Back in April, the Bank of Japan initiated its own quantitative easing program as the central bank’s Governor Haruhiko Kuroda announced a doubling of bond purchases.
The BOJ has decided to hang its hat on what some would call an experimental fiscal policy in an attempt to reverse 15 years of deflation and a long-sluggish economy, but the Japanese government’s unprecedented intervention is not stopping at bond purchases, as it seeks to cut the dead weight from industries that have become bloated and unwieldy.
On Thursday, a group of Japanese lawmakers pressured the Ministry of Economy, Trade, and Industry to devise a plan to compel oil refiners to merge and shrink their production capacity. The logic behind the move is in keeping with the tenor of relatively new Prime Minister Shinzuo Abe’s efforts to reconfigure the segments of the country’s energy industry that are suffering from a glut of competition as well as a surplus of production capacity.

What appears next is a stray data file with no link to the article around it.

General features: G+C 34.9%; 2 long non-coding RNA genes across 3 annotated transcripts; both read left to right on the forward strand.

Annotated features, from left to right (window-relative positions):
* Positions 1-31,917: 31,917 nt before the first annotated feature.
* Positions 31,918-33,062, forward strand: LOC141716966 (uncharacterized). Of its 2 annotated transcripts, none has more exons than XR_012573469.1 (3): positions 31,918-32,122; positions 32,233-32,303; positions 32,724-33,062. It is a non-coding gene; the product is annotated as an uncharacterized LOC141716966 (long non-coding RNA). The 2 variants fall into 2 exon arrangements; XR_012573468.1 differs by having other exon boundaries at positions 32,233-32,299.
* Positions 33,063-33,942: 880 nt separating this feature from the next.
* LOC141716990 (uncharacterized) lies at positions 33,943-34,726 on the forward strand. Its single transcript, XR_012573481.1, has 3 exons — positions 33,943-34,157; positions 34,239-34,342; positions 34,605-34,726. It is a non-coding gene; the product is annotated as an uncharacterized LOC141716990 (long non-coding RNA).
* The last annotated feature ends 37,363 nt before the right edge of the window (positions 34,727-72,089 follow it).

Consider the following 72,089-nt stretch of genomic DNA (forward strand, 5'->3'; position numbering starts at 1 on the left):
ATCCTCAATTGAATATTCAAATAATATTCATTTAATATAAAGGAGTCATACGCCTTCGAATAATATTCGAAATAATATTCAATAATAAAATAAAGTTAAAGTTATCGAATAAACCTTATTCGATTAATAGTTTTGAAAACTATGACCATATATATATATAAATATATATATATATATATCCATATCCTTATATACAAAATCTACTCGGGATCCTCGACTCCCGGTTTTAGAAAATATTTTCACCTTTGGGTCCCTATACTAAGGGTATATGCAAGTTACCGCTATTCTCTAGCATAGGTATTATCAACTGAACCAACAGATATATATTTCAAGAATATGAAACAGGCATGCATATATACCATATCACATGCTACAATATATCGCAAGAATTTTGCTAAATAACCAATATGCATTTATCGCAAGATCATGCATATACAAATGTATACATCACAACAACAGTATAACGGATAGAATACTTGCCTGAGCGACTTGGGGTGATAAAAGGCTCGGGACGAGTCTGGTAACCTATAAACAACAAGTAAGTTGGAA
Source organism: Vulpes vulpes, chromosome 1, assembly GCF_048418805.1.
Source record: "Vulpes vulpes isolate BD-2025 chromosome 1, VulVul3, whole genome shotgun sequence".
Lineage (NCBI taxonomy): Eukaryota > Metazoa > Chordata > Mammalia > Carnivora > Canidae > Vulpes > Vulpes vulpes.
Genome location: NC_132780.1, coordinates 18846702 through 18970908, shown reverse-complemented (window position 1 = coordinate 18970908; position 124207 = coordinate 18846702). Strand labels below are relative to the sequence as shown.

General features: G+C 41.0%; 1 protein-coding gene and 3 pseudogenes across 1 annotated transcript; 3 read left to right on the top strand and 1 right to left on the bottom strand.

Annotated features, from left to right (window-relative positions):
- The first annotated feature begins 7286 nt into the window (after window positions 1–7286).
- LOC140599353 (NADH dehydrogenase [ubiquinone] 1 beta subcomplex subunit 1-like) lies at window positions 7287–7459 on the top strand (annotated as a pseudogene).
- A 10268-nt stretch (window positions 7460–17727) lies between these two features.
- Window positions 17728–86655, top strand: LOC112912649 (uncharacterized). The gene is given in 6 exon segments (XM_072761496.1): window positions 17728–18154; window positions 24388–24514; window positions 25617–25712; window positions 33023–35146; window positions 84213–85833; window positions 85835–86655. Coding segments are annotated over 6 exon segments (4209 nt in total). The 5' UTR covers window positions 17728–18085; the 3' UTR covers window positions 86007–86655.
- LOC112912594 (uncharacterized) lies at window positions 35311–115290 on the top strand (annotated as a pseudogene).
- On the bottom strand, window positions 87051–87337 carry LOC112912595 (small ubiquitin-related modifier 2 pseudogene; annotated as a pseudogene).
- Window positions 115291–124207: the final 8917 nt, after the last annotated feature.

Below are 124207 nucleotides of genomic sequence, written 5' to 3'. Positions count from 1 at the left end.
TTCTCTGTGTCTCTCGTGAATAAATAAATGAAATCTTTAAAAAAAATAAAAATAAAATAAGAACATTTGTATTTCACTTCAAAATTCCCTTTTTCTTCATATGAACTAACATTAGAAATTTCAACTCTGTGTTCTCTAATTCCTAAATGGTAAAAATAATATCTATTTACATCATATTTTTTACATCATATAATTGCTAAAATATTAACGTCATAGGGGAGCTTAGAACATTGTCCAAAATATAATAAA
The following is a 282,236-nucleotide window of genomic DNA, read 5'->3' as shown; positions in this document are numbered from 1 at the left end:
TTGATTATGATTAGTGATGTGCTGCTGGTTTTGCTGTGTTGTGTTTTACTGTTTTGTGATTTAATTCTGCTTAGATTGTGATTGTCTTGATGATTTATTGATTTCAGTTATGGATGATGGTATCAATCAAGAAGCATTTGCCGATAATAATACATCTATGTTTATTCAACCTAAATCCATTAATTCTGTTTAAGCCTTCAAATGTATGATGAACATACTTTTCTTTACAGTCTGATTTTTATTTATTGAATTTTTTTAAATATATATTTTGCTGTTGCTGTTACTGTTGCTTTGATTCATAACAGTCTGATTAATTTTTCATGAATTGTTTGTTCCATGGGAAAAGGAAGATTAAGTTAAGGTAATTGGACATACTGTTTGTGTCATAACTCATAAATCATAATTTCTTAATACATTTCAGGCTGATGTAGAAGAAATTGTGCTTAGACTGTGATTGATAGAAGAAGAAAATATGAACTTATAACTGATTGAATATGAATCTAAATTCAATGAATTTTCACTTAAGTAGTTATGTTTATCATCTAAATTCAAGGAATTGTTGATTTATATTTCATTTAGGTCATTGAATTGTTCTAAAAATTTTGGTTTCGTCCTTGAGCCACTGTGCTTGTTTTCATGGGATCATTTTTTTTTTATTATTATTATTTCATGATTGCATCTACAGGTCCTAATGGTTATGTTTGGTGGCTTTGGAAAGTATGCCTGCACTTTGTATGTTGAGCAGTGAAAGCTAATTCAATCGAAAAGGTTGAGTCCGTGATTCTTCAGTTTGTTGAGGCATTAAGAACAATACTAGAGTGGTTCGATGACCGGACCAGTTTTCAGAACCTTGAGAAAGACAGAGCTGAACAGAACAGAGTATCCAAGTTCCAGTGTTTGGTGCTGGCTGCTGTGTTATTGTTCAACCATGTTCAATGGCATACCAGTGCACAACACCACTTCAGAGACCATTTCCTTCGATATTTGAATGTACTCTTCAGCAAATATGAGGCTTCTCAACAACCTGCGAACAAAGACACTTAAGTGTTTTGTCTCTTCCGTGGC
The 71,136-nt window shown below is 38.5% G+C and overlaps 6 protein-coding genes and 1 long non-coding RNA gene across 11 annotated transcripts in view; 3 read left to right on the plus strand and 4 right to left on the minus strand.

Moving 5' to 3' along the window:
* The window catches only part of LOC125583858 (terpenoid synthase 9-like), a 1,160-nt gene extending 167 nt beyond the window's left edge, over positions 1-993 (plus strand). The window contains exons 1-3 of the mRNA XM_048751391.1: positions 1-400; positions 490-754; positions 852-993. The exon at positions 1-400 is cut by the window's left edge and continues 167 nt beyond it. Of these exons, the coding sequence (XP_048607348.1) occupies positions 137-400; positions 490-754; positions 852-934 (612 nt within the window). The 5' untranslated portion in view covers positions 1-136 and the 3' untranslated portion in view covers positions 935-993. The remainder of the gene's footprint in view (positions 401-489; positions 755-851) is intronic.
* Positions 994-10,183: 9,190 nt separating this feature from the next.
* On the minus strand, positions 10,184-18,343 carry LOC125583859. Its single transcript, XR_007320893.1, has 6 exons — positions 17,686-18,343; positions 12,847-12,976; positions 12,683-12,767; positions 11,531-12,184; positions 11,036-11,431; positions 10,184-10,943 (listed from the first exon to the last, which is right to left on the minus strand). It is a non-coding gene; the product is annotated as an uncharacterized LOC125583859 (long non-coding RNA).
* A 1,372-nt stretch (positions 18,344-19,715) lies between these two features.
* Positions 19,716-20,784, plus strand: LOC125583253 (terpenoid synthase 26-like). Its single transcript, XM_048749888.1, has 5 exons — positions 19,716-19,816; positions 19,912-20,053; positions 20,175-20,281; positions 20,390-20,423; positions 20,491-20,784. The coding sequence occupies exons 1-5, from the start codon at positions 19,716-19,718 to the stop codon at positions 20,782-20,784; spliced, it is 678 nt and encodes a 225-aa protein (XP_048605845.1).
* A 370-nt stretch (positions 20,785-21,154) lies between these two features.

As the shale boom extends out from the US to the rest of the world, Japan’s refiners have already made significant cuts to capacity. In 2010, the METI put in place rules that forced refiners to either build new hydrocracking facilities in order to get the most out of their crude, or to reduce their refining capacity.
This has led to a number of plant closures among the country’s refiners. The country’s largest refiner JX Energy announced plans to shutter its Muroran facility, with a 180,000-barrel per day capacity, by March of next year. And a number of Japanese refiners have already shut down operations; TonenGeneral Sekiyu KK ($5012) shut down two distillation facilities (105,000 barrels per day) during the first quarter of the year, while Cosmo Oil Co. ($5007) closed the 140,000 barrel per day Sakaide refinery last month.
While refiners in the US and elsewhere are seeking to increase production capacity, particularly with regard to shale oil and natural gas, Abenomics has found it necessary to streamline operations before Japan’s oil industry can be in a position to compete with rivals on the continent.
But the problems for Japan’s oil-refiners are as much the result of competition and production capacity surpluses as they are aging facilities. Takeshi Noda, the chairman of the group of lawmakers that are currently debating oil-product distribution, stated in an interview that new government-led restructuring initiatives will help refiners focus on much-needed upgrades and repairs.
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